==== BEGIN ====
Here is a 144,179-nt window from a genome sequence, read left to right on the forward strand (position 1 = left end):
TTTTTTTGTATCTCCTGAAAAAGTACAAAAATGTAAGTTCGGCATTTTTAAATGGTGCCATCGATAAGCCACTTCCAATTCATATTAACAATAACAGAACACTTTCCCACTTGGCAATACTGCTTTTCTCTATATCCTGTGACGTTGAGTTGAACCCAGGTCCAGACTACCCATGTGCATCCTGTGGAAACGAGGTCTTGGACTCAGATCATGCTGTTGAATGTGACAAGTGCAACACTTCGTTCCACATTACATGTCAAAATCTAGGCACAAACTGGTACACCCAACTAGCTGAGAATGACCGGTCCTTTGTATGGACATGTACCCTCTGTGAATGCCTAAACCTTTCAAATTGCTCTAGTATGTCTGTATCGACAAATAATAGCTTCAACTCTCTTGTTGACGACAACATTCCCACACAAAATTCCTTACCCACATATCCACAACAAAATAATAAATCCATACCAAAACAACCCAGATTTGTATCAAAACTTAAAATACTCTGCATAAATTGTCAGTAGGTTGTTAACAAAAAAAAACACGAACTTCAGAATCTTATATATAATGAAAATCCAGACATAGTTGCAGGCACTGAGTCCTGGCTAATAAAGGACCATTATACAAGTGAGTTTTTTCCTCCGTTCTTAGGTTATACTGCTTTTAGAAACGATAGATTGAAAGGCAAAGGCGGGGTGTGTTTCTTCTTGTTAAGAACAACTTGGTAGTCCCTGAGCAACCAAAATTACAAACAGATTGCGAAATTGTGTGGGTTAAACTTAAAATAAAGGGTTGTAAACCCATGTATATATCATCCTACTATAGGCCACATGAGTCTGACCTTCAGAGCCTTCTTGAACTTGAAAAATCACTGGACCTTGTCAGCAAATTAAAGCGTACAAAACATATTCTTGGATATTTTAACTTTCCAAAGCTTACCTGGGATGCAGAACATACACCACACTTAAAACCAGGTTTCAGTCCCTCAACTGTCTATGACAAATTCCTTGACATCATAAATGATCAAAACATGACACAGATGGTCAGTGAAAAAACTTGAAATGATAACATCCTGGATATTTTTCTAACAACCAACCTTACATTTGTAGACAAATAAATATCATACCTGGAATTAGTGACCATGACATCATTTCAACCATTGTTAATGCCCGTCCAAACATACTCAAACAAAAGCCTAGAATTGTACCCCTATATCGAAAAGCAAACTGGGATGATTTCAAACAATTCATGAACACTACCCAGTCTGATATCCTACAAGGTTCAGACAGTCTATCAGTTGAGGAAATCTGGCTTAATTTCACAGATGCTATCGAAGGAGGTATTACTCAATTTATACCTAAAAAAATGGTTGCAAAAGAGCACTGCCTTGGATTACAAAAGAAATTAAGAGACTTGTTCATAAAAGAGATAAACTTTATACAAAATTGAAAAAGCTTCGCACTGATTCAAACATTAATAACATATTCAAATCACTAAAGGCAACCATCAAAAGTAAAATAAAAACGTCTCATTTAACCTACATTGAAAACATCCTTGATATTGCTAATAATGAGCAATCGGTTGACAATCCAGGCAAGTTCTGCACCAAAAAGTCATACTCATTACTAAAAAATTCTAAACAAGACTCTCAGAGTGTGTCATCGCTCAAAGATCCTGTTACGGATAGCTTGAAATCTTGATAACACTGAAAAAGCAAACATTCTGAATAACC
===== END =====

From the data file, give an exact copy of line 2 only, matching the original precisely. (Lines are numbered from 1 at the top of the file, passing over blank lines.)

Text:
TTTTTTTGTATCTCCTGAAAAAGTACAAAAATGTAAGTTCGGCATTTTTAAATGGTGCCATCGATAAGCCACTTCCAATTCATATTAACAATAACAGAACACTTTCCCACTTGGCAATACTGCTTTTCTCTATATCCTGTGACGTTGAGTTGAACCCAGGTCCAGACTACCCATGTGCATCCTGTGGAAACGAGGTCTTGGACTCAGATCATGCTGTTGAATGTGACAAGTGCAACACTTCGTTCCACATTACATGTCAAAATCTAGGCACAAACTGGTACACCCAACTAGCTGAGAATGACCGGTCCTTTGTATGGACATGTACCCTCTGTGAATGCCTAAACCTTTCAAATTGCTCTAGTATGTCTGTATCGACAAATAATAGCTTCAACTCTCTTGTTGACGACAACATTCCCACACAAAATTCCTTACCCACATATCCACAACAAAATAATAAATCCATACCAAAACAACCCAGATTTGTATCAAAACTTAAAATACTCTGCATAAATTGTCAGTAGGTTGTTAACAAAAAAAAACACGAACTTCAGAATCTTATATATAATGAAAATCCAGACATAGTTGCAGGCACTGAGTCCTGGCTAATAAAGGACCATTATACAAGTGAGTTTTTTCCTCCGTTCTTAGGTTATACTGCTTTTAGAAACGATAGATTGAAAGGCAAAGGCGGGGTGTGTTTCTTCTTGTTAAGAACAACTTGGTAGTCCCTGAGCAACCAAAATTACAAACAGATTGCGAAATTGTGTGGGTTAAACTTAAAATAAAGGGTTGTAAACCCATGTATATATCATCCTACTATAGGCCACATGAGTCTGACCTTCAGAGCCTTCTTGAACTTGAAAAATCACTGGACCTTGTCAGCAAATTAAAGCGTACAAAACATATTCTTGGATATTTTAACTTTCCAAAGCTTACCTGGGATGCAGAACATACACCACACTTAAAACCAGGTTTCAGTCCCTCAACTGTCTATGACAAATTCCTTGACATCATAAATGATCAAAACATGACACAGATGGTCAGTGAAAAAACTTGAAATGATAACATCCTGGATATTTTTCTAACAACCAACCTTACATTTGTAGACAAATAAATATCATACCTGGAATTAGTGACCATGACATCATTTCAACCATTGTTAATGCCCGTCCAAACATACTCAAACAAAAGCCTAGAATTGTACCCCTATATCGAAAAGCAAACTGGGATGATTTCAAACAATTCATGAACACTACCCAGTCTGATATCCTACAAGGTTCAGACAGTCTATCAGTTGAGGAAATCTGGCTTAATTTCACAGATGCTATCGAAGGAGGTATTACTCAATTTATACCTAAAAAAATGGTTGCAAAAGAGCACTGCCTTGGATTACAAAAGAAATTAAGAGACTTGTTCATAAAAGAGATAAACTTTATACAAAATTGAAAAAGCTTCGCACTGATTCAAACATTAATAACATATTCAAATCACTAAAGGCAACCATCAAAAGTAAAATAAAAACGTCTCATTTAACCTACATTGAAAACATCCTTGATATTGCTAATAATGAGCAATCGGTTGACAATCCAGGCAAGTTCTGCACCAAAAAGTCATACTCATTACTAAAAAATTCTAAACAAGACTCTCAGAGTGTGTCATCGCTCAAAGATCCTGTTACGGATAGCTTGAAATCTTGATAACACTGAAAAAGCAAACATTCTGAATAACC